PA unable to afford electricity but still pay terrorists six times the average Palestinian wage
Sep 6, 2012 | Daniel Meyerowitz-Katz
With the cost of living skyrocketing as falling revenues forces the Palestinian Authority (‘PA’) to stop paying salaries to its employees, the PA is struggling to hold onto what legitimacy it has left amongst its people. In spite of this, the PA is reportedly increasing the money it pays in support of terrorists who have murdered innocent Israelis.
This blog has been following the PA’s escalating financial crisis as foreign aid donations have dwindled over the past few years. We have also been following the repeated attacks on the pipeline through the Sinai that used to supply Israel with natural gas from Egypt and the Egyptians’ eventual decision to unilaterally call-off the trade agreement.
It seems that these two issues are now coming to a head. The PA, which ran a $1.1 billion deficit in 2011, had to suspend payment of salaries to its 153,000-odd employees for several months until Saudi Arabia came through with a $100 million emergency donation in June.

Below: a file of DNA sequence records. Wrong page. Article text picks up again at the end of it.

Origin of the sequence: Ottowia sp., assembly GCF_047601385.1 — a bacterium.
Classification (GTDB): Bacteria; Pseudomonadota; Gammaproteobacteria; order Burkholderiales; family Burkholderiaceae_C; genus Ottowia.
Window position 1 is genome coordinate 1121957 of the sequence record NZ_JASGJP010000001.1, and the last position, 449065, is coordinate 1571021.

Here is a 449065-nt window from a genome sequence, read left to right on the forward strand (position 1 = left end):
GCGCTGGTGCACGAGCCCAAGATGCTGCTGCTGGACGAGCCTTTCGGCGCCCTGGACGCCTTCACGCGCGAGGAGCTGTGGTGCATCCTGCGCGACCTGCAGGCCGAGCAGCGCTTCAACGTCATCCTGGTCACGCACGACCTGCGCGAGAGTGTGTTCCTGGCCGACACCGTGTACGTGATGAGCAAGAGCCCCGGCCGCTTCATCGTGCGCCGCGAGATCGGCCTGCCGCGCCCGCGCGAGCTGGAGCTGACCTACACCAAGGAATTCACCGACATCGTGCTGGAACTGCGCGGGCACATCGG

Meanwhile, the lack of natural gas from Egypt has been driving up electricity prices for Israelis and Palestinians as the Israel Electric Corporation (‘IEC’) is forced to turn to more expensive means of generating power. The increased power bill has been too much for the struggling PA, who have not been paying for the power that their people have been using.
As the Jerusalem Post editorialises today, this means that Israeli taxpayers have had to foot the bill for Palestinian power use this year, a position that is not sustainable:
[T]he Palestinian Authority has racked up a steadily mounting debt that already exceeds NIS 700 million [about AUD 170 million].
Moreover, there’s no indication of any alarm about it in Ramallah. It appears that the authorities there are quite content to have average Israelis pick up the PA’s tab.